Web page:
NATO EXPANSION TALKS
March 20, 1997
The Clinton-Yeltsin summit is focusing on Eastern European nations joining Nato. Russia wants troops and nuclear weapons banned in new members states. Can Clinton promise this? Robert Zoellick, former State Department Counsellor to President Bush, and Sam Nunn, former Georgia Senator, debate the issue with Margaret Warner.
CHARLES KRAUSE: The North Atlantic Treaty Organization was formed at the height of the Cold War in 1949; its aim, to protect Western Europe from Soviet expansion. In addition to the United States and Canada, NATO is composed of 14 of Western Europe's largest countries, from Iceland in the West to Turkey in the Southeast. To counter NATO the Soviet Union created the Warsaw Pact, along with its Central European satellites: Poland, East Germany, Czechoslovakia, Hungary, Romania, and Bulgaria. Except for East Germany, which no longer exists, all the former Soviet satellites now want to join NATO.
A RealAudio version of this NewsHour segment is available.
February 7, 1997:
Vice-President Al Gore's National Security Advisor Al Fuerth discusses NATO expansion.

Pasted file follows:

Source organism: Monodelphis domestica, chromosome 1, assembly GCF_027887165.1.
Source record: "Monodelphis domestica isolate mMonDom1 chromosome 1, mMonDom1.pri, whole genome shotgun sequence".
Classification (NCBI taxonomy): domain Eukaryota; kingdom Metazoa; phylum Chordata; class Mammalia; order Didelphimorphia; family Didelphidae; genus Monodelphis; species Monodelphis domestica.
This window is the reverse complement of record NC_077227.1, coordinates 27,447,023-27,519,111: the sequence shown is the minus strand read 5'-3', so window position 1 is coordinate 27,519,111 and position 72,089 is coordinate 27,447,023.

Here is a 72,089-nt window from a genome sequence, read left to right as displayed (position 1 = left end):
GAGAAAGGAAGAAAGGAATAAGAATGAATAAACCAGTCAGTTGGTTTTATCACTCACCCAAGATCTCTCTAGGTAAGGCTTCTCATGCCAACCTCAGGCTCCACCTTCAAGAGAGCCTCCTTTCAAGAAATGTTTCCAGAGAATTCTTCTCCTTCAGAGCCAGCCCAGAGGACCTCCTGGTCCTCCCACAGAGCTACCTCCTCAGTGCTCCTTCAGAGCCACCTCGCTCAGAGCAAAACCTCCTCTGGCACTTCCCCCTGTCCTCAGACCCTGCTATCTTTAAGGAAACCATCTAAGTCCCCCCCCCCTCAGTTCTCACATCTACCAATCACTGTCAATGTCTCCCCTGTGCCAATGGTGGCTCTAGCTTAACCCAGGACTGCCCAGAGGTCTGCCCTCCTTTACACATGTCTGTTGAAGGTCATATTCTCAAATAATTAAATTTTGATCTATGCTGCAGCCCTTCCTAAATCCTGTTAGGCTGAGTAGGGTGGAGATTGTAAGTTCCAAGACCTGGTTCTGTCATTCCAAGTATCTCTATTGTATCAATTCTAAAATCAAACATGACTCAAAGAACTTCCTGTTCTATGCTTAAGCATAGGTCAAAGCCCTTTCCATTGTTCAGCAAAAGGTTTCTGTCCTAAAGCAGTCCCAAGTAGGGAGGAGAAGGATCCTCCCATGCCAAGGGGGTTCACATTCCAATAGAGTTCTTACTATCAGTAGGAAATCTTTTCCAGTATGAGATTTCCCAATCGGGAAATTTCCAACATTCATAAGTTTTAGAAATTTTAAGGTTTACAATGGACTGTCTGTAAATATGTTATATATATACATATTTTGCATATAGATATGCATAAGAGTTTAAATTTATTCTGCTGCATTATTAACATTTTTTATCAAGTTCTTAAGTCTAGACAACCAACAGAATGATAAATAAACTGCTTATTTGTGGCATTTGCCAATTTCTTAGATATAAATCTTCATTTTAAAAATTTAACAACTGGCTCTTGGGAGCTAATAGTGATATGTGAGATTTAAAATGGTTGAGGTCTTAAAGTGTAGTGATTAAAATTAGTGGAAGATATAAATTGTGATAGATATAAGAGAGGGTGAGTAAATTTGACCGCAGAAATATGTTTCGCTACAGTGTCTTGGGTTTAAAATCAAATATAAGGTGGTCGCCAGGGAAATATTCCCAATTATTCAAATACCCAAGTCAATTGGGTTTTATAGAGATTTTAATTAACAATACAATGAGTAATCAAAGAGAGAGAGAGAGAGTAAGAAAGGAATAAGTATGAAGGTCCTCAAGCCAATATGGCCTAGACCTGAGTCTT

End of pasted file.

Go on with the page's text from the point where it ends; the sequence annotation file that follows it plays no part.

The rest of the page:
February 7, 1997:
Two Russian experts discuss how America's former Cold War enemy views NATO expansion.
December 11, 1996:
Richard Holbrooke and Paul Nitze of the School Advanced International Studies at Johns Hopkins University debate the pros and cons of NATO expansion.
November 15, 1996:
In a Newsmaker interview, Defense Secretary William Perry talks about the future role of NATO.
July 8, 1996:
Poland's President Kwasniewski comes to the NewsHour and explains why he is pushing for Polish NATO membership.
Browse the NewsHour's coverage of Russian and European affairs.
But Russian President Boris Yeltsin has vigorously and repeatedly objected to expanding the alliance. Expansion, he said, would threaten Russia's security, harm U.S.-Russian relations, and create new divisions in Europe. In Finland, a spokesman for the Russian government said Yeltsin would defend Moscow's interests as never before. But on his arrival in Helsinki this morning Yeltsin struck a more moderate tone.